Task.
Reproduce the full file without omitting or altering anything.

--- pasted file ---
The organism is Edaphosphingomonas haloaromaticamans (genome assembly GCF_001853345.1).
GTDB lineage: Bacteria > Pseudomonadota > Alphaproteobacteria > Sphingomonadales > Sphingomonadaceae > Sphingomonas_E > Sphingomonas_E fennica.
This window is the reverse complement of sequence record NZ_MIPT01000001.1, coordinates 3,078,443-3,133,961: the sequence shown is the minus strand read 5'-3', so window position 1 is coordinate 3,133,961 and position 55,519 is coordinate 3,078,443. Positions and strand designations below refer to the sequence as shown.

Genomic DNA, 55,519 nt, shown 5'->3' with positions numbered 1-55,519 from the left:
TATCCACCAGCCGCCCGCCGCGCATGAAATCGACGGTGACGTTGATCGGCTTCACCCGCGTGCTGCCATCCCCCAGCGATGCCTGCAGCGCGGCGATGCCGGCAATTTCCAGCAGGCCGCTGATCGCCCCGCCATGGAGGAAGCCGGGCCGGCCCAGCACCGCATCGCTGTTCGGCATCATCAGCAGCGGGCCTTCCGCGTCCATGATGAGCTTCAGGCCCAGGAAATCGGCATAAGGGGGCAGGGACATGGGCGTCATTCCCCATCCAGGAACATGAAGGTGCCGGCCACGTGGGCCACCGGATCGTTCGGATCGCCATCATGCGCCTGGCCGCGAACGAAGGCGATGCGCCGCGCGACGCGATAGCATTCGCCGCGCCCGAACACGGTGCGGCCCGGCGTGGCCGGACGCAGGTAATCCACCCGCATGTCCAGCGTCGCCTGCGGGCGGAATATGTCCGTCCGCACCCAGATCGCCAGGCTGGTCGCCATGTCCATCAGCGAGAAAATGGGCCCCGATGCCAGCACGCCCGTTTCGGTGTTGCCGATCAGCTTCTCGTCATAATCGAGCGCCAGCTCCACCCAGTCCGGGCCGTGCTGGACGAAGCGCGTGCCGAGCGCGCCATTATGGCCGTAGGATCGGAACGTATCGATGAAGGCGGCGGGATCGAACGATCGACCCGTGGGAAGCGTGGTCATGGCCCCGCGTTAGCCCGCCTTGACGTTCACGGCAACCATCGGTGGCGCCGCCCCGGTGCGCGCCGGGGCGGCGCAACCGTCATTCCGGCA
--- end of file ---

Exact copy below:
The organism is Edaphosphingomonas haloaromaticamans (genome assembly GCF_001853345.1).
GTDB lineage: Bacteria > Pseudomonadota > Alphaproteobacteria > Sphingomonadales > Sphingomonadaceae > Sphingomonas_E > Sphingomonas_E fennica.
This window is the reverse complement of sequence record NZ_MIPT01000001.1, coordinates 3,078,443-3,133,961: the sequence shown is the minus strand read 5'-3', so window position 1 is coordinate 3,133,961 and position 55,519 is coordinate 3,078,443. Positions and strand designations below refer to the sequence as shown.

Genomic DNA, 55,519 nt, shown 5'->3' with positions numbered 1-55,519 from the left:
TATCCACCAGCCGCCCGCCGCGCATGAAATCGACGGTGACGTTGATCGGCTTCACCCGCGTGCTGCCATCCCCCAGCGATGCCTGCAGCGCGGCGATGCCGGCAATTTCCAGCAGGCCGCTGATCGCCCCGCCATGGAGGAAGCCGGGCCGGCCCAGCACCGCATCGCTGTTCGGCATCATCAGCAGCGGGCCTTCCGCGTCCATGATGAGCTTCAGGCCCAGGAAATCGGCATAAGGGGGCAGGGACATGGGCGTCATTCCCCATCCAGGAACATGAAGGTGCCGGCCACGTGGGCCACCGGATCGTTCGGATCGCCATCATGCGCCTGGCCGCGAACGAAGGCGATGCGCCGCGCGACGCGATAGCATTCGCCGCGCCCGAACACGGTGCGGCCCGGCGTGGCCGGACGCAGGTAATCCACCCGCATGTCCAGCGTCGCCTGCGGGCGGAATATGTCCGTCCGCACCCAGATCGCCAGGCTGGTCGCCATGTCCATCAGCGAGAAAATGGGCCCCGATGCCAGCACGCCCGTTTCGGTGTTGCCGATCAGCTTCTCGTCATAATCGAGCGCCAGCTCCACCCAGTCCGGGCCGTGCTGGACGAAGCGCGTGCCGAGCGCGCCATTATGGCCGTAGGATCGGAACGTATCGATGAAGGCGGCGGGATCGAACGATCGACCCGTGGGAAGCGTGGTCATGGCCCCGCGTTAGCCCGCCTTGACGTTCACGGCAACCATCGGTGGCGCCGCCCCGGTGCGCGCCGGGGCGGCGCAACCGTCATTCCGGCA